After buying my Yaesu FT-991a and using it for Field Day, I realized that some functions are a bit annoying to control. In particular, getting the voice keyer going requires the display to show the specific recording buttons for operation. This blocks the waterfall as well as other quick settings which is not ideal. After looking online a bit, I came across a webpage from YO5PTD and GitHub project from PY2RAF giving some details on building your own version of the relatively pricey Yaseu FH-2 keypad controller (affiliate link).
As I did last year, I’ll be operating the Kansas QSO Party once again this year as a rover station on 20m and 40m SSB. Throughout the weekend I will activate six counties under the special event call sign W0P. Two of these stops are also planned to be at parks under the POTA program.
As I will be the only operator in Cowley county for the QSO party, I will prioritize my time at that stop. Follow me as W0P-6 on aprs.fi. Thanks to Bob, W0BH, for his excellent job of organizing the Kansas QSO Party.
For my first CQ WW VHF contest, I decided to try my hand at some VHF roving. I set out to hit four grids around the Kansas City area using my Par Electronics 6m Moxon, Diamond 5 element 2m yagi, Max-Gain Systems mast, new Yaesu FT-991a, and new 10 Ah and 16 Ah LiFePO4 batteries.
My first stop was EM38 at the Odessa Reservoir outside of Odessa, Missouri. Despite it being a Saturday afternoon, the area was very quiet. A few fisherman left shortly after I arrived leaving me alone for a few hours out in the hot sun. My setup in the car included a backseat tray for the laptop (Amazon affiliate link) and the radio on the seat next to me. This worked fairly well (the shelf was excellent in fact), but I desired a better “shelf” of sorts of the radio so that I didn’t have to turn 90 degrees to use the radio. This was one of the key takeaways that I have since solved (see my upcoming 2022 Kansas QSO Party report for details on that). At this spot, I made a total of 21 QSOs including four on 2m (one SSB and three FT8) and 17 on 6m (three SSB and 14 FT8).
For Field Day this year, I decided to run a solo HF operation from Tuttle Creek State Park (K-2353) in Manhattan, Kansas. At Dayton Hamvention, I bought a Yaesu FT-991a to use for HF and VHF/UHF given that my recent interests have been a lot of car-portable and roving operations. For antenna, I used my Pacific Antenna 20/40m trapped dipole and Max-Gain Systems mast as I did for the 2021 Kansas QSO Party. My goals for this Field Day were to test out the new radio setup and just get out of town for some solo camping. Continue reading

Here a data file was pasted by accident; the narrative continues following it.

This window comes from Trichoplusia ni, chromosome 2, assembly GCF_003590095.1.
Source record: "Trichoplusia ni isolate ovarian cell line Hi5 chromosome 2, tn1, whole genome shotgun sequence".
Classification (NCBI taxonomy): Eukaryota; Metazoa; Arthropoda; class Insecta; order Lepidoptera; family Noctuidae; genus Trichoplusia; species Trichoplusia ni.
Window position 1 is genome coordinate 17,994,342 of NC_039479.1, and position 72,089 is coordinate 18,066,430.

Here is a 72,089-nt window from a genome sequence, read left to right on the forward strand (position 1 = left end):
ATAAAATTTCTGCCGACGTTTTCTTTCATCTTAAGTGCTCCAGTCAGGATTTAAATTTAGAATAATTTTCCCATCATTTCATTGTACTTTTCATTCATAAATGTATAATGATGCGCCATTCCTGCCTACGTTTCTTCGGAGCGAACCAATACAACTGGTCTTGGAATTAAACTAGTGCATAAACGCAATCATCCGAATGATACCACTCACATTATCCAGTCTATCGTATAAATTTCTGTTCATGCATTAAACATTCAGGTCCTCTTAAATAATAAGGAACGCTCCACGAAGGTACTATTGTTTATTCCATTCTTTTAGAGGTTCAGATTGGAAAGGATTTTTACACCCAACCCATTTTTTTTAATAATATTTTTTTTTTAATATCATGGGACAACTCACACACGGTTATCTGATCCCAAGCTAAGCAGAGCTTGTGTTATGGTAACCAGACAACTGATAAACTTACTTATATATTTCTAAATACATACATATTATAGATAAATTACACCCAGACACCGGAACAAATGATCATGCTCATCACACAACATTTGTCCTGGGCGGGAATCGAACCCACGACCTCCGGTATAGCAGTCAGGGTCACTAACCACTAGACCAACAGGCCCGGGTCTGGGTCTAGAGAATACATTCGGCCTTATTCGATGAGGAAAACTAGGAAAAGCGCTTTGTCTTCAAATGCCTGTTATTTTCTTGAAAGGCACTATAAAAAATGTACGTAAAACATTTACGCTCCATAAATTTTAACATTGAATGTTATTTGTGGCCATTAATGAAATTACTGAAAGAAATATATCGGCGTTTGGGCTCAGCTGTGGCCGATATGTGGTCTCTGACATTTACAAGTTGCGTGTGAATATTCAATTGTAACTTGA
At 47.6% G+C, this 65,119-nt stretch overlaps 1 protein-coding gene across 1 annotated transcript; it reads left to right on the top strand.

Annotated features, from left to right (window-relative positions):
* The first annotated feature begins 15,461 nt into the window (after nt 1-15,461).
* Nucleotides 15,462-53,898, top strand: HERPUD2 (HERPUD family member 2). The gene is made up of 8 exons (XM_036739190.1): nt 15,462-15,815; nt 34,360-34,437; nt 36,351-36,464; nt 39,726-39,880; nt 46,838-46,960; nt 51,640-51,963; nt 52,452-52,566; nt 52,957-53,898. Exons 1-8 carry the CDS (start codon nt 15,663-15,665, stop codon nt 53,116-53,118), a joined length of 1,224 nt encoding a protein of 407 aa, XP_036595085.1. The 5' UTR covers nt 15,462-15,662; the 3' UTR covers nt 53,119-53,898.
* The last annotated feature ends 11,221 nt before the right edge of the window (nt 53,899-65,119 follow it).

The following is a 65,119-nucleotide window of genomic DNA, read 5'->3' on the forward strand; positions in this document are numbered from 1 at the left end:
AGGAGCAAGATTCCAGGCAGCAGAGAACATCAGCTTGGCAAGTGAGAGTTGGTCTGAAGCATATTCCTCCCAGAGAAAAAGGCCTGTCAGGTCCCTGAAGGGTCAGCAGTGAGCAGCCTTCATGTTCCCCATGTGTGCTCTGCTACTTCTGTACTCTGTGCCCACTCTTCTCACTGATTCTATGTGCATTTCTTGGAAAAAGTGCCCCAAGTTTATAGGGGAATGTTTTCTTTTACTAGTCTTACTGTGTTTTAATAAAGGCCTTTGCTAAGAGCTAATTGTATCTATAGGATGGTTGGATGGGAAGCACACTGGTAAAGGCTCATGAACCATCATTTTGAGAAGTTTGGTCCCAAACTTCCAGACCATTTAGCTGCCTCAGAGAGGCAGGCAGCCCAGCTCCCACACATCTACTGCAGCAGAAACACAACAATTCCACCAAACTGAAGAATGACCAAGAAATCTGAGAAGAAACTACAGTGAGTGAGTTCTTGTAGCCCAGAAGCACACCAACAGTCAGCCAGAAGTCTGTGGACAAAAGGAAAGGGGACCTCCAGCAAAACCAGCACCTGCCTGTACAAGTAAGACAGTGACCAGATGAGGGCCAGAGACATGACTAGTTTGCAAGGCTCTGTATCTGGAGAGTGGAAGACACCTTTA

Operating from Fall River State Park in Greenwood County, Kansas.
For my first time participating in the Kansas QSO Party, I decided to operate as W0V, a 1×1 rover station activating several counties at different state parks around Wichita. By operating from state parks, I figured I’d have decent locations to operate from that would also let me submit to the Parks on the Air (POTA) program for credit as well. This ended up being helpful in the end for standing out in some pile-ups.
I drove down to the Wichita area on Friday night and stayed in a hotel in anticipation for an early start the following morning. My plan was to be set up by around 8:30am so I could be on the air right at the start of the QSO party. I would visit three parks throughout Saturday, return to the same hotel for the night, then go to two more parks Sunday before driving home to Kansas City.
For my first Kansas QSO Party, I’ll be operating as a rover station under the special event call sign W0V on 20m and 40m SSB and FT8. I’ll be traveling to the Wichita area hitting up five counties throughout the weekend. I am also planning for each of my operating locations to be a Kansas State Park qualifying for the POTA program.
Click here for the map of my planned route (thank you Bob, W0BH for creating this map and managing the QSO Party!).
Saturday 8/28 (9am-9pm CDT):
- Greenwood County – Fall River State Park (K-2338)
- Woodson County – Cross Timbers State Park (K-2334)
- Butler County – El Dorado State Park (K-2336)
Sunday 8/29 (9am-3pm CDT):
- Kingman County – Cheney State Park (K-2331)
- Reno County – Sand Hills State Park (K-2351)
I’m planning to run APRS during the weekend as W0V-6, so track my location in real time on aprs.fi. I may also post updates throughout the weekend on Twitter @kd8rtt.